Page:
Industry Overview: Waste to Energy

The waste to energy industry utilises several waste treatment methods. Municipal and industrial solid waste is converted into electricity, and sometimes into heat for industrial processing and district heating systems. The main process is of course incineration, but intermediate steps of pyrolysis, gasification, and anaerobic digestion are sometimes used to convert the waste into useful by-products that are then used to generate power through turbines or other equipment. This technology is gaining wide recognition globally as a greener and cleaner form of energy than traditional burning of fossil fuels, and as a means of reducing waste production.

Types of waste to energy


Incineration is a waste treatment process that involves the combustion of energy rich substances contained within waste materials, typically at high temperatures around 1000 degrees C. Industrial plants for waste incineration are commonly referred to as waste-to-energy facilities and are often sizeable power stations in their own right. Incineration and other high-temperature waste treatment systems are often described as “thermal treatment”. During the process waste is converted into heat and steam that can be used to drive a turbine in order to generate electricity. This method currently has an efficiency of around 15-29%, although it does have potential for improvements.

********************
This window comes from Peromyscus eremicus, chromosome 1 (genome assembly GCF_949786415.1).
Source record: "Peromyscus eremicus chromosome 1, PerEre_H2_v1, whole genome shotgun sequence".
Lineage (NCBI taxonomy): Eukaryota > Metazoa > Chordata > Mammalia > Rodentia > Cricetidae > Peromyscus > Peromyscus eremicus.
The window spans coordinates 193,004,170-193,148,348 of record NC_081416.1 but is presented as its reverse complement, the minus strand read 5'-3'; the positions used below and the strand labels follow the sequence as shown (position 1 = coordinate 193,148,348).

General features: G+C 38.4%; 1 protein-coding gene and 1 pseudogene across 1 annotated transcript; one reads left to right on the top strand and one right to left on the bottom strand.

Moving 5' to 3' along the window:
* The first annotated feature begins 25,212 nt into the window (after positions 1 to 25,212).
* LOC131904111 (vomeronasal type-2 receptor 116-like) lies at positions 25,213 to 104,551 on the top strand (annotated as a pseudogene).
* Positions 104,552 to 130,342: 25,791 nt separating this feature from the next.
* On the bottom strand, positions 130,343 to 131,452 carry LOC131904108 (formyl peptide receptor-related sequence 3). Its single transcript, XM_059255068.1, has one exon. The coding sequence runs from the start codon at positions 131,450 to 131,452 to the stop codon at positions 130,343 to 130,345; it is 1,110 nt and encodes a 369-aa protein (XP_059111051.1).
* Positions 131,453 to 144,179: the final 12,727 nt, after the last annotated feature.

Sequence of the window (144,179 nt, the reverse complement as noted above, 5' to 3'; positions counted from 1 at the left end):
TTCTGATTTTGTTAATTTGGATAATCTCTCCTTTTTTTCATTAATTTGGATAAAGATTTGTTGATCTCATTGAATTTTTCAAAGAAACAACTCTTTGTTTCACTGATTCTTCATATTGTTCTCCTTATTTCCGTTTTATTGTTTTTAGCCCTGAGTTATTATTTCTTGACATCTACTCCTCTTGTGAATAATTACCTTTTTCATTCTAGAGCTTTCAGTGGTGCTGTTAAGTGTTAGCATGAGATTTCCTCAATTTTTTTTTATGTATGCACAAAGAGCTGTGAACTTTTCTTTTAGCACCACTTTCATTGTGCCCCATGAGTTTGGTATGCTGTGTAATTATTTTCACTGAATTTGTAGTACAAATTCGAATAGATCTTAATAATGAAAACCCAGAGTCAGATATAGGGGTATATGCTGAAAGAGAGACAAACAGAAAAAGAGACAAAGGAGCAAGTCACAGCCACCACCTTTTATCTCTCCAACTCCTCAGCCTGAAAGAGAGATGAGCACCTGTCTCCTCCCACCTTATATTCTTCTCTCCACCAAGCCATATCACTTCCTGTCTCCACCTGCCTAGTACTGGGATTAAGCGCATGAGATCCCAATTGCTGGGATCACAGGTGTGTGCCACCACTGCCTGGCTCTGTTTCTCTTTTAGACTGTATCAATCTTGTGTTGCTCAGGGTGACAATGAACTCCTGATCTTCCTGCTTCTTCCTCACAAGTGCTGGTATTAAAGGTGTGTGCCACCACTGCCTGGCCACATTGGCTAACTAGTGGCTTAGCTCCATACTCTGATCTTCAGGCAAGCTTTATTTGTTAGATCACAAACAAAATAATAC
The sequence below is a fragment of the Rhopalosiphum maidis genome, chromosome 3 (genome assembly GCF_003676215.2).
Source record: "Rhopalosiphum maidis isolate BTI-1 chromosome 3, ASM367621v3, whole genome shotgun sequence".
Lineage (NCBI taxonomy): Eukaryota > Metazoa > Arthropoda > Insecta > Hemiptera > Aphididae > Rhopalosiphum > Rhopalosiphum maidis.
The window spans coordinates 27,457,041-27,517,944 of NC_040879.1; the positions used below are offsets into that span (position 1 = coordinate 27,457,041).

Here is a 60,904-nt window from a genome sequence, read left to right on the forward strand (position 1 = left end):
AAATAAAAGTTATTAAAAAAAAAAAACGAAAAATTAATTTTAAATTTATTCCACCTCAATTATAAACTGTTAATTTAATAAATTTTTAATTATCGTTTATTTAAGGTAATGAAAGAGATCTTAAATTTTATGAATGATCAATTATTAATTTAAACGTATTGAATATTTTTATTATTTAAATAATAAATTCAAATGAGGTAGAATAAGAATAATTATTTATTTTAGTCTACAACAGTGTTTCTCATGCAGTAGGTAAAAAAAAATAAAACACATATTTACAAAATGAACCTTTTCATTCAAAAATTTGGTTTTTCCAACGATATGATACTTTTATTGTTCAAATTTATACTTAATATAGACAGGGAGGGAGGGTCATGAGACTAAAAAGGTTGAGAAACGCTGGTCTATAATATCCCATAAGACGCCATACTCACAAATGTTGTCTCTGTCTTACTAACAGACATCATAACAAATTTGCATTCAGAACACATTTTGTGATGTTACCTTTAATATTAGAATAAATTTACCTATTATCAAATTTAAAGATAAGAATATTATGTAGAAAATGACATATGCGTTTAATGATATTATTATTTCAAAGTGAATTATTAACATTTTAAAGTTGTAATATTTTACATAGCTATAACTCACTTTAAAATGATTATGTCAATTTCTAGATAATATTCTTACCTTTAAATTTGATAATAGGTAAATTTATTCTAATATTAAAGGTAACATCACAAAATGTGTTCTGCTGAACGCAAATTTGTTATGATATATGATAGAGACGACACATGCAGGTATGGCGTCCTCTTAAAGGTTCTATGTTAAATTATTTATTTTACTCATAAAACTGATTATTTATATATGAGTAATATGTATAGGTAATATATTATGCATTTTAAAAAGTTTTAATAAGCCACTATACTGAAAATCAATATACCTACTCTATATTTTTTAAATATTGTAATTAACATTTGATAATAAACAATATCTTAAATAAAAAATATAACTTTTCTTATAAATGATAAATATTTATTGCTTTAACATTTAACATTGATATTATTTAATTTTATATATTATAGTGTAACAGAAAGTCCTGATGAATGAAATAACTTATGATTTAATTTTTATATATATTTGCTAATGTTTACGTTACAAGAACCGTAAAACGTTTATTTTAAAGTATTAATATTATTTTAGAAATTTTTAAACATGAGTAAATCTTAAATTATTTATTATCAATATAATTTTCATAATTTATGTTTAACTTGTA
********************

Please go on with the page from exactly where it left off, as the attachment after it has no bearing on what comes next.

Pyrolysis is a different waste treatment process where decomposition of solid hydrocarbon wastes, typically plastics, takes place at high temperatures without oxygen present, in an atmosphere of inert gases. This treatment is usually conducted at or above 500 °C, providing enough heat to deconstruct the long chain molecules including bio-polymers into simpler lower mass hydrocarbons.


This process is used to make gaseous fuels from heavier fuels and from waste containing combustible material. In this process, carbonaceous substances are converted into carbon dioxide (CO2), carbon monoxide (CO) and a small amount of hydrogen at high temperature. In this process, gas is generated which is a good source of usable energy. This gas can then be used to produce electricity and heat.